This book also shows how blinding people's causes can be. Some people are willing to have innocent casualties because the end result is better. I understand that there are times when innocent casualties are unavoidable. Take WWII for example. Before bombing Japan, we sent bombers over there to drop pamphlets stating which cities we were targeting and encouraged civilian evacuation (I learned this reading "Unbroken") however, Japanese government confiscated this and many people were either not allowed or not able to evacuate and unfortunately, many innocent lives were lost at our country's hand for the greater good. Ending the war was a good thing. And I'm sure the powers that were at the time felt they had exhausted every other potentially possibility before dropping that bomb-even though I don't think we fully understood what that bomb would do. Now that we know, the ENTIRE WORLD I think (aside from maybe N. Korea) is pretty darn hesitant to drop another. Which is good. As a humanity, we learned. We decided that it's not worth it to use that particular tactic. But if an innocent casualty can be prevented, people should NOT be blinded by their singular quest. It makes you no different from the people who conquered you to begin with.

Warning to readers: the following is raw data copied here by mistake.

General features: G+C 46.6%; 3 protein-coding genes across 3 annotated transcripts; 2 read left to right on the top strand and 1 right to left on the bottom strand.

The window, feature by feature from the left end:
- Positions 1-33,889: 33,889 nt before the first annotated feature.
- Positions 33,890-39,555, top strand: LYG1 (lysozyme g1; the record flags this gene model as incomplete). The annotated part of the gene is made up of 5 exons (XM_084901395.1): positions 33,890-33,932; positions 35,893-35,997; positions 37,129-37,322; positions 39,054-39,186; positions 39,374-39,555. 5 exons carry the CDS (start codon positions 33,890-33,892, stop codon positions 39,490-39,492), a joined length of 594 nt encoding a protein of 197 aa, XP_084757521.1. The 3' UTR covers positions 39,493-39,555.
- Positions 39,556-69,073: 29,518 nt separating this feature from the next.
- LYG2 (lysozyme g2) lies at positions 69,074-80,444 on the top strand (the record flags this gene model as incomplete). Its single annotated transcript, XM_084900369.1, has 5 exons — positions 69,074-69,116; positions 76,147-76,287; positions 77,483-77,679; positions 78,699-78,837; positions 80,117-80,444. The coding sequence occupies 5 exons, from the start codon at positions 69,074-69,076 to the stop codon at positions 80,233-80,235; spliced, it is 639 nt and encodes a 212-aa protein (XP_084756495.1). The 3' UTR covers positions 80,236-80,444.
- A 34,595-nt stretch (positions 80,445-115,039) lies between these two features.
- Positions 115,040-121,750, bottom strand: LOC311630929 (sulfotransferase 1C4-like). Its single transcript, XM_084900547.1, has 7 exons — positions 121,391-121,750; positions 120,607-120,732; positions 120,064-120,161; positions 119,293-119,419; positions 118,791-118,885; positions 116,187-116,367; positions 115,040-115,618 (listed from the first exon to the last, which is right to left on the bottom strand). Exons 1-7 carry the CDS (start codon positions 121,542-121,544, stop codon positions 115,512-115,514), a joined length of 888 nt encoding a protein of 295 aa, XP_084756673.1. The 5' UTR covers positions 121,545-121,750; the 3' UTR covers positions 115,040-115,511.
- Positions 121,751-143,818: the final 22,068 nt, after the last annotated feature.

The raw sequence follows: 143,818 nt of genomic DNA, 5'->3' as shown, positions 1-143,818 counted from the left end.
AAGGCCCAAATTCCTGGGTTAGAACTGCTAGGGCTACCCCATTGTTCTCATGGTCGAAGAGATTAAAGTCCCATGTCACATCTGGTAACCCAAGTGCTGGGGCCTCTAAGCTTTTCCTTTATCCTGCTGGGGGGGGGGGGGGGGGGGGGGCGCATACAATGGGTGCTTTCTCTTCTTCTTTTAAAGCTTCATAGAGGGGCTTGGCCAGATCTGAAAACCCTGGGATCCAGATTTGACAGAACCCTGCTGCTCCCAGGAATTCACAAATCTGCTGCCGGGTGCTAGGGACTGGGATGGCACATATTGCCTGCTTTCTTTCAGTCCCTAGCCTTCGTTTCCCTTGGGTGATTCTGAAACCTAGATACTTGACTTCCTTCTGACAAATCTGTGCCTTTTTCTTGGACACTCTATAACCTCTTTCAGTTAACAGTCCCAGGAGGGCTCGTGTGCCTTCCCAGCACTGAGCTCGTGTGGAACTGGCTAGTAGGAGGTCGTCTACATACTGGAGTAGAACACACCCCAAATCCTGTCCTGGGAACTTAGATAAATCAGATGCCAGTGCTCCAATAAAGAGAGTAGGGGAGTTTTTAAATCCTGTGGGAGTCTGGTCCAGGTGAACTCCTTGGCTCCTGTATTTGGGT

It also addresses manipulation and what it does to your mind. Once you realize you've been manipulated once, you start to wonder if EVERYONE is manipulating you and you wonder if you would know what it feels like to NOT be manipulated. How you second guess your judgement about just about everything.The conflict of interest you have within yourself that makes you guarded and almost paralyzes your ability to connect with other people. I think this is a useful aspect of the book in a little less emotionally charged way than Hunger Games or other books in which the character feels manipulated by people or situations. I think that many teens will face a manipulative person in their life-and even in their relationships-so it would be good for this to be a reference in the back of their mind.

It also talks about abuse in relationships and what causes it (is it the arranged marriage? or does it have more to do with the people in the relationship than how the relationship came about?), the sharing of daily work, respecting women (even in a society that doesn't value them even the way we are valued now),

Anyhow, I loved it. It was fun, it was easy, it made me think, it made my heart race, melt, and completely break. Luckily there was *just* enough information for me about the sequel (coming Nov. 2015 in case you want to be smarter than me and wait until it's out to read this one. for me not feel despair for Ivy. It did have a lot of elements from other similar books (Matched and The Selection most notably), but not so much that it was annoying.

Here's an official blip: